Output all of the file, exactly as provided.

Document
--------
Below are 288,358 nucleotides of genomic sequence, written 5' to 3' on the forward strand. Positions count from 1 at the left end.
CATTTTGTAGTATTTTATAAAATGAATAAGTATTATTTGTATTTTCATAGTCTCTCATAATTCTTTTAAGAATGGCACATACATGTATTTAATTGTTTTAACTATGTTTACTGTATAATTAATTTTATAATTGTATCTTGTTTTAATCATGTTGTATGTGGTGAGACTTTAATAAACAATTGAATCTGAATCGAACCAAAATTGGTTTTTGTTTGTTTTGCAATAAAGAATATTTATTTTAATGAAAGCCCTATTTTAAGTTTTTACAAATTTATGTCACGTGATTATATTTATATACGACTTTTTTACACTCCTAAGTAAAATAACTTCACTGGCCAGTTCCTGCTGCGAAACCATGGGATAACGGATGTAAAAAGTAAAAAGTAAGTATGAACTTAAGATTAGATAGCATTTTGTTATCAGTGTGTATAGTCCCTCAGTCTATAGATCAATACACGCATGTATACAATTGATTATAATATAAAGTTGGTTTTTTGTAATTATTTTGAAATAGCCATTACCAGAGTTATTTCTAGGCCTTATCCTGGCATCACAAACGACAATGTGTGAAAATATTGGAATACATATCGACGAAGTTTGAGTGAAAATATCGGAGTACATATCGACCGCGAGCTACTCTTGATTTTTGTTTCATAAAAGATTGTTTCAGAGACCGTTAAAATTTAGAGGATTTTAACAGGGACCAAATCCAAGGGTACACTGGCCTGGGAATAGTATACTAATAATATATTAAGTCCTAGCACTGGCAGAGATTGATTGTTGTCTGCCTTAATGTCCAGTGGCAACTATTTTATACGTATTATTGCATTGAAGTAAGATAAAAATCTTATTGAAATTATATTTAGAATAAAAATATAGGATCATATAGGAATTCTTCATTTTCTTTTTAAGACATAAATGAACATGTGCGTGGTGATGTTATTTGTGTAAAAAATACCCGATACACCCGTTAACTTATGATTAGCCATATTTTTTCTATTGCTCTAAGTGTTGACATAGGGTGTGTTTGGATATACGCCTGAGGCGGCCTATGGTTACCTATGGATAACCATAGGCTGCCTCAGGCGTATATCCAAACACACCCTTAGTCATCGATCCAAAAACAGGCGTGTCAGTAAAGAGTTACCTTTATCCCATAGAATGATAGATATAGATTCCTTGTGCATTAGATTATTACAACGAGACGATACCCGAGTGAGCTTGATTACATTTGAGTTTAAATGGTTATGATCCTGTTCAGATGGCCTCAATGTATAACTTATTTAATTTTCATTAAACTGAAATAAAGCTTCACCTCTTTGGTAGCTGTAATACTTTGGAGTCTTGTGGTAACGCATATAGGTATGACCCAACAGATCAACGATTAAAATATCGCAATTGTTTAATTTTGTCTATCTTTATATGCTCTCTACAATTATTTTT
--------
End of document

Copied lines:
Below are 288,358 nucleotides of genomic sequence, written 5' to 3' on the forward strand. Positions count from 1 at the left end.
CATTTTGTAGTATTTTATAAAATGAATAAGTATTATTTGTATTTTCATAGTCTCTCATAATTCTTTTAAGAATGGCACATACATGTATTTAATTGTTTTAACTATGTTTACTGTATAATTAATTTTATAATTGTATCTTGTTTTAATCATGTTGTATGTGGTGAGACTTTAATAAACAATTGAATCTGAATCGAACCAAAATTGGTTTTTGTTTGTTTTGCAATAAAGAATATTTATTTTAATGAAAGCCCTATTTTAAGTTTTTACAAATTTATGTCACGTGATTATATTTATATACGACTTTTTTACACTCCTAAGTAAAATAACTTCACTGGCCAGTTCCTGCTGCGAAACCATGGGATAACGGATGTAAAAAGTAAAAAGTAAGTATGAACTTAAGATTAGATAGCATTTTGTTATCAGTGTGTATAGTCCCTCAGTCTATAGATCAATACACGCATGTATACAATTGATTATAATATAAAGTTGGTTTTTTGTAATTATTTTGAAATAGCCATTACCAGAGTTATTTCTAGGCCTTATCCTGGCATCACAAACGACAATGTGTGAAAATATTGGAATACATATCGACGAAGTTTGAGTGAAAATATCGGAGTACATATCGACCGCGAGCTACTCTTGATTTTTGTTTCATAAAAGATTGTTTCAGAGACCGTTAAAATTTAGAGGATTTTAACAGGGACCAAATCCAAGGGTACACTGGCCTGGGAATAGTATACTAATAATATATTAAGTCCTAGCACTGGCAGAGATTGATTGTTGTCTGCCTTAATGTCCAGTGGCAACTATTTTATACGTATTATTGCATTGAAGTAAGATAAAAATCTTATTGAAATTATATTTAGAATAAAAATATAGGATCATATAGGAATTCTTCATTTTCTTTTTAAGACATAAATGAACATGTGCGTGGTGATGTTATTTGTGTAAAAAATACCCGATACACCCGTTAACTTATGATTAGCCATATTTTTTCTATTGCTCTAAGTGTTGACATAGGGTGTGTTTGGATATACGCCTGAGGCGGCCTATGGTTACCTATGGATAACCATAGGCTGCCTCAGGCGTATATCCAAACACACCCTTAGTCATCGATCCAAAAACAGGCGTGTCAGTAAAGAGTTACCTTTATCCCATAGAATGATAGATATAGATTCCTTGTGCATTAGATTATTACAACGAGACGATACCCGAGTGAGCTTGATTACATTTGAGTTTAAATGGTTATGATCCTGTTCAGATGGCCTCAATGTATAACTTATTTAATTTTCATTAAACTGAAATAAAGCTTCACCTCTTTGGTAGCTGTAATACTTTGGAGTCTTGTGGTAACGCATATAGGTATGACCCAACAGATCAACGATTAAAATATCGCAATTGTTTAATTTTGTCTATCTTTATATGCTCTCTACAATTATTTTT